Def Leppard review – metal legends revisit a riff-laden classic

O2 Arena, London
The British hard-rock favourites play their 1987 album Hysteria in full in a show that demonstrates their scintillating craft

Two days before his 61st birthday, Phil Collen stands stripped to the waist, his torso oiled, striking the first notes of Def Leppard’s 1987 album Hysteria on his guitar. In fairness, after several decades in which the gym has taken the place of drink and drugs, he has the kind of body most men his age would consider achievable only by means of radical surgery. What’s more, the song he’s starting – Women – is one so silly that an oiled torso seems only fitting. “And in the garden, lust began,” sings Joe Elliott – who remains fully clothed at all times – “the animal instinct, the wanton man.”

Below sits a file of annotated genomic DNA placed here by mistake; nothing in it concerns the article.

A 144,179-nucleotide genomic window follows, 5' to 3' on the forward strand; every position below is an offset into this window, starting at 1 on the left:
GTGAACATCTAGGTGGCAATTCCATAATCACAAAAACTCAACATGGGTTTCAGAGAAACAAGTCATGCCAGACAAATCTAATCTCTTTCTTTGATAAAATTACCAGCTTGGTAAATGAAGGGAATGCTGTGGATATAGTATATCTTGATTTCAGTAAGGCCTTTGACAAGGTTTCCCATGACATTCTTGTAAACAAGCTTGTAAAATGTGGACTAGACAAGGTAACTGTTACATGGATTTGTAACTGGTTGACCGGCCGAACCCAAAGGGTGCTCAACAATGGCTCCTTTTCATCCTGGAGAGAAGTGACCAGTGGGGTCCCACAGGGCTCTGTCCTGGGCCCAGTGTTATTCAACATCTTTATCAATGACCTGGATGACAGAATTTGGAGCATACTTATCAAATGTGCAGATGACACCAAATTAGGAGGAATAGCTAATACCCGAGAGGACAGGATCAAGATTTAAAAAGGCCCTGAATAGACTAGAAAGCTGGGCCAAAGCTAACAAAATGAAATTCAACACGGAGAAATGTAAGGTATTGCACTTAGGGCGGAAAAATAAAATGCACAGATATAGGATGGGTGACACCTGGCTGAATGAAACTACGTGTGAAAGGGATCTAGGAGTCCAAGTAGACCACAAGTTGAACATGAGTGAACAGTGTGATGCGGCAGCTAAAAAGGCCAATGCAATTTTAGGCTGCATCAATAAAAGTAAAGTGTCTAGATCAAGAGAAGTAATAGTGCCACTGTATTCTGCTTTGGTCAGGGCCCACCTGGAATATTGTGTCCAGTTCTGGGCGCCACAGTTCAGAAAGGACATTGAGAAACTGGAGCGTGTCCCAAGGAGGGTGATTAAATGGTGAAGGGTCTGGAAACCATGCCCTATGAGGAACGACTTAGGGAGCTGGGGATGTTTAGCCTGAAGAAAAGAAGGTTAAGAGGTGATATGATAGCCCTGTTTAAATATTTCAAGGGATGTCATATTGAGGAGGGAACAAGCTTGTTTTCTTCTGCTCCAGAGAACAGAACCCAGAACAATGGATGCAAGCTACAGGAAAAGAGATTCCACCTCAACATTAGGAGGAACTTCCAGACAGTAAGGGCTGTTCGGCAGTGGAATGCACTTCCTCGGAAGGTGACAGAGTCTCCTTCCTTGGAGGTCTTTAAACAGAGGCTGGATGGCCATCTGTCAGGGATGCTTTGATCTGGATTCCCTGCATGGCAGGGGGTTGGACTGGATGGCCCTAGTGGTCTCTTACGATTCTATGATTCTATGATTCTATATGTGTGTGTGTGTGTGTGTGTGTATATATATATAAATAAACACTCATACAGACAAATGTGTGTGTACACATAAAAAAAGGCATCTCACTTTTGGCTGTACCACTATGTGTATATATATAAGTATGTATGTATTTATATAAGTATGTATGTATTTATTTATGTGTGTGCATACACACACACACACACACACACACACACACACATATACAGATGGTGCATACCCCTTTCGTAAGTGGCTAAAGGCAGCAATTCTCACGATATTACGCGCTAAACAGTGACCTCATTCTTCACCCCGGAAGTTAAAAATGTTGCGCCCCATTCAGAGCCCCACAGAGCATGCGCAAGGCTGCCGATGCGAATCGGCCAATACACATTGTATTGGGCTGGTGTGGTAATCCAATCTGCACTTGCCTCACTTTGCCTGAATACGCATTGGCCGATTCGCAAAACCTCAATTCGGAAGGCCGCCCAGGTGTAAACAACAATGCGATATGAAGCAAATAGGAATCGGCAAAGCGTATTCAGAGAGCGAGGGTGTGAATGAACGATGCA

Lyrics were never Def Leppard’s strong suit. But hooks were. Hysteria – played in full tonight – has sold somewhere in the region of 25m copies because it leaves nothing to chance. Rather than write songs and record them, Def Leppard wrote the best sections they could, which they then assembled into songs in the studio with producer Robert John “Mutt” Lange. Live, you realise just how complex the edifice is: the interlocking vocals (with lots of glam-rock chanting), the switches between guitars, the fact that every song just gets bigger: this bit should be the chorus! No, this bit should! No, this is the chorus! It’s irresistible.

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